Bali, Indonesia, Travel

One day driving around Ubud

After a great day on Pete’s birthday on Nusa Penida, we decided to actually spend time on Bali today 😂 I have been to Bali before, and although everyone says that Ubud is supposed to be the Balinese capital of culture and beauty, to be honest, I don’t feel this way. Ubud is commercial, busy, cliche and overrated. Pretty much all of Bali is beautiful, there are temples and cultural sites dotted everywhere. I did want to take Pete to a few places near Ubud, so we contacted a local company in Klungkung and hired a little jeep for the next week. The plan was to take the jeep on a little island tour from our base in Klungkung, over to Ubud for the day before heading back to Sideman for the night.

A cloudy morning in Klungkung left us chasing the sun…

After collecting the car we drove to Goa Gajah, which was one of my favourite sites from last time in Bali. The cave is really cool there, but there are also extensive gardens and waterfalls on the site which are really quiet and peaceful.

The caves were way busier than last time I was here and there were also lots of street sellers and shops actually inside the site too, which weren’t there last time. So we escaped into the grounds’ gardens.

Much quieter…

One of the things we did like about Ubud was the number of vegan restaurants, so after a quick pit stop for food we continued on to our next stop. We had planned to go to the Ubud Monkey Forest, which was also one of my top favourite places from last time, just on the outskirts of Ubud. But when we picked up the car, they guy asked us where we were going. He told us that Ubud monkey forest is too busy these days and that the monkeys are getting naughty. He recommended a different place, which he said was much better, with nicer ruins – Sangeh monkey forest. So he headed over there instead…

This park was a bit out of the way and was certainly a lot quiter. Unlike Ubud forest, a guide here wasn’t necessary, but we had a guy follow us for quite a while, with a slingshot in his hand…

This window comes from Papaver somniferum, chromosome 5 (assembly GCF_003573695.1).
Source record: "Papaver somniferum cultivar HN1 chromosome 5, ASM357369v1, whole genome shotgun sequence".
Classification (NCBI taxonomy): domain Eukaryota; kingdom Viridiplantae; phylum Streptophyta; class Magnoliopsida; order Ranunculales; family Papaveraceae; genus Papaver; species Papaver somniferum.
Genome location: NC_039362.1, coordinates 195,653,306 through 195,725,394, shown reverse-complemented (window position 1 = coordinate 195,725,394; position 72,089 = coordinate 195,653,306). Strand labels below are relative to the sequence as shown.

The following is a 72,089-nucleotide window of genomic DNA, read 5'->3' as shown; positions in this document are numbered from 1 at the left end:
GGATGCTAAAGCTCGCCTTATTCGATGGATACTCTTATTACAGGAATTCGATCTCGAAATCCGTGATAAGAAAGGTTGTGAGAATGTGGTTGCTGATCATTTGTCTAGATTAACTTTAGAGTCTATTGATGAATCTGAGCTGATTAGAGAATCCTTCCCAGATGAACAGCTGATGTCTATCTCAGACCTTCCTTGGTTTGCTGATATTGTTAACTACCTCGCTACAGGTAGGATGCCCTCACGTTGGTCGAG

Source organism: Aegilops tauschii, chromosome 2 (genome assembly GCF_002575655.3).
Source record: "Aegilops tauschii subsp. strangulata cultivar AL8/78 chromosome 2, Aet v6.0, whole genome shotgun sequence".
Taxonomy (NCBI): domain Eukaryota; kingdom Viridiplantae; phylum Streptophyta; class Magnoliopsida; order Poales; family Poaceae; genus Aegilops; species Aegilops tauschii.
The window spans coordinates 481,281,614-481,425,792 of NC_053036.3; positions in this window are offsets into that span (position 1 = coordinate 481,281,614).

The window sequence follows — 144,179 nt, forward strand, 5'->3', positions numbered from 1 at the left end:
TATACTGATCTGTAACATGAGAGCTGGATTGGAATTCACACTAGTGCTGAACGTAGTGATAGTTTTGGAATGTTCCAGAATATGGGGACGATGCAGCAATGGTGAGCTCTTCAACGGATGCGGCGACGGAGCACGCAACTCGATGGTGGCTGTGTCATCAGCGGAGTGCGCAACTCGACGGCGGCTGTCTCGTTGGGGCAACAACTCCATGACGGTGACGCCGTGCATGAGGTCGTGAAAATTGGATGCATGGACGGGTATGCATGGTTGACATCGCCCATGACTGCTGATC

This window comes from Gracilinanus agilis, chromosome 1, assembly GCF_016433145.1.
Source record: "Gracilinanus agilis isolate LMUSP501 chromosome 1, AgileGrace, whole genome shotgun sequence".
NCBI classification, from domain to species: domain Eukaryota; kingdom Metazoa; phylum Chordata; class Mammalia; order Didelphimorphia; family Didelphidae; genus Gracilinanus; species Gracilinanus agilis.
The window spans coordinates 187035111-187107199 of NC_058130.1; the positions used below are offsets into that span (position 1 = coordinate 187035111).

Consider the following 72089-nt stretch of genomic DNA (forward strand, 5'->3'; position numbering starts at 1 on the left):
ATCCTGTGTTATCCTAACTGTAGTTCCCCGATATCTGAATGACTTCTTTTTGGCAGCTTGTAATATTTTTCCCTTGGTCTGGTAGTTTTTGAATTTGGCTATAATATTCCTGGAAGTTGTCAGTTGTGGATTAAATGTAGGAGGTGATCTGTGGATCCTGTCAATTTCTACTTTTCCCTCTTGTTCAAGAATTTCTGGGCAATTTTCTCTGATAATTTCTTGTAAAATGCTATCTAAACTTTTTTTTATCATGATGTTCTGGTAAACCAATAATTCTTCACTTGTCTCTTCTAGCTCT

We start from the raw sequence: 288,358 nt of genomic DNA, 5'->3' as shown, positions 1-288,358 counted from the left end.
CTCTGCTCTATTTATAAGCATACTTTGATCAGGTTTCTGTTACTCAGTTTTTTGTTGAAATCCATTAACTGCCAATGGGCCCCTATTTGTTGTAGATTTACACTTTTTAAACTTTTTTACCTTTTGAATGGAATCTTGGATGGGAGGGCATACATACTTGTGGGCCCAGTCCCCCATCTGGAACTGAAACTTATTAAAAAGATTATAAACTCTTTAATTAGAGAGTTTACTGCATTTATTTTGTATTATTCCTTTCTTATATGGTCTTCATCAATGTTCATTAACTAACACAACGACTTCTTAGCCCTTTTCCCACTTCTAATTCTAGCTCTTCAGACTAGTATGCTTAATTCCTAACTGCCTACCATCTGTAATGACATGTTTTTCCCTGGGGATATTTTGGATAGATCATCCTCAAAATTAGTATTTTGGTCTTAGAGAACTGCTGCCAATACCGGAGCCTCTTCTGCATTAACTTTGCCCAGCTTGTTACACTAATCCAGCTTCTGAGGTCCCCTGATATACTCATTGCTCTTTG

We were a little intimidated of the monkeys from the start. They didn’t look happy and they were ‘controlled’ by the guides with treats and the threat of the slingshot. We got quite close to some of them, but after a while, we just wanted to look at the site.

Sangeh is a lot smaller than Ubud forest, and I would say, nowhere near as interesting. It’s all on one level, there are no pools or bridges or steps like at Ubud. We followed the map to try and find the ancient trees in the park. We were the only ones around, which was lovely and peaceful, until we encountered a big troop of angry-looking monkeys. They began trying their luck, charging at us then backing off, trying to intimidate us and scare us away – it certainly worked. But then things stepped up a gear and it looked like the monkeys were actually going to attack us, we were trapped in a corner of the park with no where to go, but out on to the village road. A monkey charged a Pete, teeth-bared, ready to attack. Pete launched one of his Thai boxing kicks and sent the monkey flying away. The troop stopped momentarily, unsure what to do. In that moment, we rushed past them out of the park on to the road. They followed after us, so we hid in a local shop!

It was crazy!

We waited a few minutes and the monkeys backed off back into the park, but now we were trapped on the outside of the park, with no way back in. The park is walled mostly, so we were faced with a long walk all the way back around to the entrance to collect our car. I tried to grab a taxi, but there were none around. In the end, I flagged down a car and told them our story – “how much will you pay me to take you back” he said. I said “nothing, surely you can just help us”. He just stared at me…. so I said “50,000 Rup?” That was enough apparently…

We crawled back into our car with mixed emotions. Pete felt extremely guilty for “toe-pecking” a monkey… “not very vegan, is it?!” but I was grateful he did as I genuinely think we would have been attacked and bitten otherwise.

We should have stuck with the Ubud monkey forest…. I guess you win some, you lose some…

The plan after the forest was to head back to Sideman a different way via Tegallalang and some temples and waterfalls to the North of Ubud, but the monkey experience has stressed us both out, so we took the quickest route back to the guest house.

The clouds were still present in the area, so we couldn’t see much. We checked into our new guest house for the night, which I had booked because of the stunning views over to Mount Agung and the rice fields. Pete didn’t believe me… “what mountain? I can’t see a mountain” he kept saying…

Where’s the mountain???
There it is…

Finally, the top of the volcano started to creep out of the clouds… We’d have to wait to the morning to see it properly though. Still, the pool was amazing and we were the only ones there, so took the time to chill out after the “toe-pecking a monkey” incident.